Far and away the most regrettable aspect of Windsor-Smith enjoying the kind of carte-blanche that he has, for the record, absolutely earned, however, is that there’s no one to reign him in when he starts to meander and lose focus — which he does a lot. Ostensibly the story of “super-soldier” recruit Billy Bailey, who flees a violent home life only to embark down much the same path that broke his father (plus super-powers and genetic mutation), we actually find ourselves not just hopping from one protagonist to the next in this narrative (often with little to nothing by way of a transition — smooth or otherwise) , but literally being afforded detailed and intimate glimpses into their past and present lives, often for reasons that don’t make immediate sense. This is all fine and good if an author is playing a truly “long game,” so to speak, but here’s where things get really weird : after weaving an intricate tapestry together for the first 3/4 of his story, the last act sees Windsor-Smith rushing at breakneck pace to tie all his threads together, resulting in an ending that actually feels rushed and maybe even a bit haphazard. Again, this book is over 360 pages long — the idea that any aspect of it should come off ashastily-written, especially its big climax, is downright mind-boggling. And yet that’s precisely the case here.

That being said, I can’t quite bring myself to be completely down on the ending. It’s too convenient for its own good, sure, and stuck with the unenviable task of having to do way too much all at once thanks to the author chasing ghosts (literally and figuratively) when he could have been moving events forward, but it’s still reasonably goddamn powerful. It has the same strengths and weaknesses of the comic as a whole, really, in that what it wants to do — and, taking it a step further, to be — is suitably grand and monumental in terms of scale, but also intimate and humane in terms of its approach and its implications. Its intentions are noble, but its methodology is a frustrating mix of absolutely glorious (even when they’re gloriously ugly) visuals with disjointed plotting, dialogue, characterization, and narrative execution. There are no unforgivable sins here — which is just as well given the centrality of redemption (or lack thereof) to the proceedings — but in the end we’re faced with a Shakespearean irony that eerily mirrors the “arc” of more than one of this story’s characters :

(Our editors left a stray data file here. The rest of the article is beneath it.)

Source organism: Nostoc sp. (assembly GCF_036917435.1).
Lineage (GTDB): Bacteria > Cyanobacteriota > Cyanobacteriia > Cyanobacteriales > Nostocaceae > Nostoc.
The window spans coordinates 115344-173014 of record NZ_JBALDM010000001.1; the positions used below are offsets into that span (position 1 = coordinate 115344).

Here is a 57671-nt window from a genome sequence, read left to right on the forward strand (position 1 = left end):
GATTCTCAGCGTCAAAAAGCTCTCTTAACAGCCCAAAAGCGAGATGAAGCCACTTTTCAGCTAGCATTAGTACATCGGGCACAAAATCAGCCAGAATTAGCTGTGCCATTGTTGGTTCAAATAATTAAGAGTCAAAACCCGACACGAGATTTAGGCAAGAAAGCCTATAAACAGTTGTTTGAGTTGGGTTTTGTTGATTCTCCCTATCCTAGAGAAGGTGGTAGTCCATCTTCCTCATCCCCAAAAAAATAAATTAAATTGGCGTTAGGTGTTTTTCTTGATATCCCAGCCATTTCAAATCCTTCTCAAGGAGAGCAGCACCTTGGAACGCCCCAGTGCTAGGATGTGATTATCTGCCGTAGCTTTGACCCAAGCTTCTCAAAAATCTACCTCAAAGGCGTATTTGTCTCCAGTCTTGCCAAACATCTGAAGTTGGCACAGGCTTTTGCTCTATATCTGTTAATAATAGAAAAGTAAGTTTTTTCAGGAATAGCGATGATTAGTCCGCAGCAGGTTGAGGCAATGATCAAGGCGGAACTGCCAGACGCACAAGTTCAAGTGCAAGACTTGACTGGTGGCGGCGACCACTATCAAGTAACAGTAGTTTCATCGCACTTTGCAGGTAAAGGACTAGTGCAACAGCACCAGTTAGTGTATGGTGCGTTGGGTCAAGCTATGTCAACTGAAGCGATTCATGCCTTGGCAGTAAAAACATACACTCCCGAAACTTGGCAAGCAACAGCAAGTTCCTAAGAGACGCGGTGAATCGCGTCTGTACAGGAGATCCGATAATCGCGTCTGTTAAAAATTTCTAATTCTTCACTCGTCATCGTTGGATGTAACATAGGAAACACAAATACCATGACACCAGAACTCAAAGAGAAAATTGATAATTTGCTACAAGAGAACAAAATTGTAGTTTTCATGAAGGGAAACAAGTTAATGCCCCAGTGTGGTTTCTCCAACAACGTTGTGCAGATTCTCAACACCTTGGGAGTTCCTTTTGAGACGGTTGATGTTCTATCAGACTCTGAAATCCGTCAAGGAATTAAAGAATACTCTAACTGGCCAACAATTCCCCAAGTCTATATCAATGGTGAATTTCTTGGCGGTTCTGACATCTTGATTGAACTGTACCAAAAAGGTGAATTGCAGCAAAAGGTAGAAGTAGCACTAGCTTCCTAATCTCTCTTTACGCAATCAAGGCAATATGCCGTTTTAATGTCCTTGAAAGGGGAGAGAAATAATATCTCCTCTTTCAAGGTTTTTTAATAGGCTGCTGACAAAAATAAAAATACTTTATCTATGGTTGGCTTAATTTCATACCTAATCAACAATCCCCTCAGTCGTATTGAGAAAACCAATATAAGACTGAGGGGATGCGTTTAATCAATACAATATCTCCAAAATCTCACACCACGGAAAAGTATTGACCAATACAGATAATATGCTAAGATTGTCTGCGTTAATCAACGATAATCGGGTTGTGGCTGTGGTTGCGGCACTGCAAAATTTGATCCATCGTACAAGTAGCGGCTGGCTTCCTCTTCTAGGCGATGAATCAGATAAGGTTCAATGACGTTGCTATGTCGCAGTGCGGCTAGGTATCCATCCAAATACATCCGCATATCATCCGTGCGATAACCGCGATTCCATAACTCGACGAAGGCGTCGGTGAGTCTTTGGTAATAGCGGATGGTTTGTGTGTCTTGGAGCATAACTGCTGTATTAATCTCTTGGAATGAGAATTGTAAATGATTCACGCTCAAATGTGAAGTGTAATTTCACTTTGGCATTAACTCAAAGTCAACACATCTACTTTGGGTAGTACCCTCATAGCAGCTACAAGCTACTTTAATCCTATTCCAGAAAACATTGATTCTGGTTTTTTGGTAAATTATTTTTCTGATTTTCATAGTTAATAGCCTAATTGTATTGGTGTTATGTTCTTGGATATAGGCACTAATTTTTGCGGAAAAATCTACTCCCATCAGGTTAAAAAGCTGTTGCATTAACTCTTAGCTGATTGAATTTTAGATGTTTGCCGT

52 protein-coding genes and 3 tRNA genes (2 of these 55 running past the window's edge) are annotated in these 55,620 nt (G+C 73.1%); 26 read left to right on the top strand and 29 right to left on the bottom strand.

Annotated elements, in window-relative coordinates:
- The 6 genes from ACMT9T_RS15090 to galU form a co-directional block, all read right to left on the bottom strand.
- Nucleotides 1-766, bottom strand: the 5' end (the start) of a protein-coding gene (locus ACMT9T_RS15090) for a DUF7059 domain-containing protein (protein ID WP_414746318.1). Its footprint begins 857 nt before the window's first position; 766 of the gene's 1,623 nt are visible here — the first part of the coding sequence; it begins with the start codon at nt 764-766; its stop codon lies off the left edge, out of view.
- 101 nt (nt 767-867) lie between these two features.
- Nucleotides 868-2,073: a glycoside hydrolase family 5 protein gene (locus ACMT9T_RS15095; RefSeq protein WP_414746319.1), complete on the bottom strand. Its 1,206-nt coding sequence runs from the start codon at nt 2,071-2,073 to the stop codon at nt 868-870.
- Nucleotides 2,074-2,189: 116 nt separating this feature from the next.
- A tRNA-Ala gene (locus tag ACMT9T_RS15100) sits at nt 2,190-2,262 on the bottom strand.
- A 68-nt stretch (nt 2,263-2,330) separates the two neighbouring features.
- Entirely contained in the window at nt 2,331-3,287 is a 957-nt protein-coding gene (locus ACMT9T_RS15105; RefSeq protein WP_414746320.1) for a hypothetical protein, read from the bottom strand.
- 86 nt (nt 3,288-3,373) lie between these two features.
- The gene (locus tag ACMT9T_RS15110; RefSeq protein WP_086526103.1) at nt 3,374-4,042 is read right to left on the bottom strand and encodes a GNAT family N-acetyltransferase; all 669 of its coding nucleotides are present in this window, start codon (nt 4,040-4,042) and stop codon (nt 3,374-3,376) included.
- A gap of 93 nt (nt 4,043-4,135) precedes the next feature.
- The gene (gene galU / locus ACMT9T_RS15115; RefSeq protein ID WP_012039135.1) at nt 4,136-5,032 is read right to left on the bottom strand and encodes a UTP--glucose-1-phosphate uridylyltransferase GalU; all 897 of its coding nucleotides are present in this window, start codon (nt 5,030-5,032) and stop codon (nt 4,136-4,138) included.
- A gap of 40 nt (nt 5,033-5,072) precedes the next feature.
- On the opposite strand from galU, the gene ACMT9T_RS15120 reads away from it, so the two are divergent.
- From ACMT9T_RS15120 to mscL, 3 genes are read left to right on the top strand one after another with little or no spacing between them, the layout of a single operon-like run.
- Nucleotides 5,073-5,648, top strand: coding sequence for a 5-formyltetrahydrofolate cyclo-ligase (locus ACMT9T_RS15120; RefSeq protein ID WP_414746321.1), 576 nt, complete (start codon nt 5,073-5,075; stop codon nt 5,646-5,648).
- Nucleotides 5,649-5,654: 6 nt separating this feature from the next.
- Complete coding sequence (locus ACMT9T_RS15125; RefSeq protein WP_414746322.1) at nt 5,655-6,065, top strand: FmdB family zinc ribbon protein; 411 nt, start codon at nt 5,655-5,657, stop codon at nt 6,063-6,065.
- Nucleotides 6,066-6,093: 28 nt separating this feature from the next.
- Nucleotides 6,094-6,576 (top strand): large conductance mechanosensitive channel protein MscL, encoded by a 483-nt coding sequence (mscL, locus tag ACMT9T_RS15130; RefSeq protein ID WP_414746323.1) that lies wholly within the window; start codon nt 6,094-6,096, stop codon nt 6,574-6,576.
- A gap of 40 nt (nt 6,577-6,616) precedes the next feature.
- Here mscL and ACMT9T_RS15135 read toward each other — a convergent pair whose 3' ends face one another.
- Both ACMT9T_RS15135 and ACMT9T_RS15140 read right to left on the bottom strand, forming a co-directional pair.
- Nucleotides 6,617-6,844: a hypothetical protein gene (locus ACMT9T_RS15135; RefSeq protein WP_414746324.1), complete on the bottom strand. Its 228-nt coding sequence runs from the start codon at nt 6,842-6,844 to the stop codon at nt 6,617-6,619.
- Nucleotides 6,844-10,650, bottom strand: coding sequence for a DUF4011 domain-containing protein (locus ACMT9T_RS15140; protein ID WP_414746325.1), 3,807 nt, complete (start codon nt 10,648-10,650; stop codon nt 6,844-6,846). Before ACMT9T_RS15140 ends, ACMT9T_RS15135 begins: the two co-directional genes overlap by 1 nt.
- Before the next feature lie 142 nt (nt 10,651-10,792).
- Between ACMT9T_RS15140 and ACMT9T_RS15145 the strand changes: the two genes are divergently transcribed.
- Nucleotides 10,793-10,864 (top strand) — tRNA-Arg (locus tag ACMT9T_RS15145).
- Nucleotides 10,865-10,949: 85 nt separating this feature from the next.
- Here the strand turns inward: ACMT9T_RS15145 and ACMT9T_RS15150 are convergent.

Monsters is both Barry Windsor-Smith’s greatest achievement and his most tragic missed opportunity.

8 thoughts on “My Favorite Thing Isn’t “Monsters”

    1. Ryan C. (fourcolorapocalypse)

      It REALLY took me some time to get all my thoughts together on this one in a coherent manner. Apologies if that shows in the writing.

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  1. Very well written and some valid points although I disagree with your overall assessment. My review a couple months back was a not too qualified rave and as other weigh in, I have yet to read anything to change my mind. A troubled work, sure, (See the current issue of COMIC BOOK CREATOR for all the behind the scenes mess), but much more to my liking than yours. Still, enjoyed reading your take!

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  3. David Hartwell

    Thanks for the review. Challenging as it must have been.
    I wanted to LOVE Monsters. And, certainly, there are things to love about such an incredible work.
    But, I found aspects of the book, points which you’ve described well, took away from the overall appreciation for me.
    I found myself feeling that it wasn’t as “enjoyable” an experience as I had hoped.
    Of course, some of that could be due to the harsh and brutal subject matter.
    If it felt somewhat dark in it’s early goings – the latter banquet segment etc., doubled down.
    Thankful for some of the momentary redemptive and enlightened aspects.
    But, again, as reflected in your review….it’s struggle with narrative (surprising – considering Barry’s strength in that area), created unwanted question marks.
    I had been excited for the arrival of this book for some time, and I wanted to “enjoy” it as much, or more, than I had enjoyed Barry’s “Storyteller” hardcovers.
    A high bar for sure!

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    1. Ryan C. (fourcolorapocalypse)

      I think there was tremendous good will toward this project going in — after all, it’s the magnum opus of Windsor-Smith’s career. Unfortunately, as a wiser mind than I so succinctly put it, the book itself is easy to admire, but difficult to love.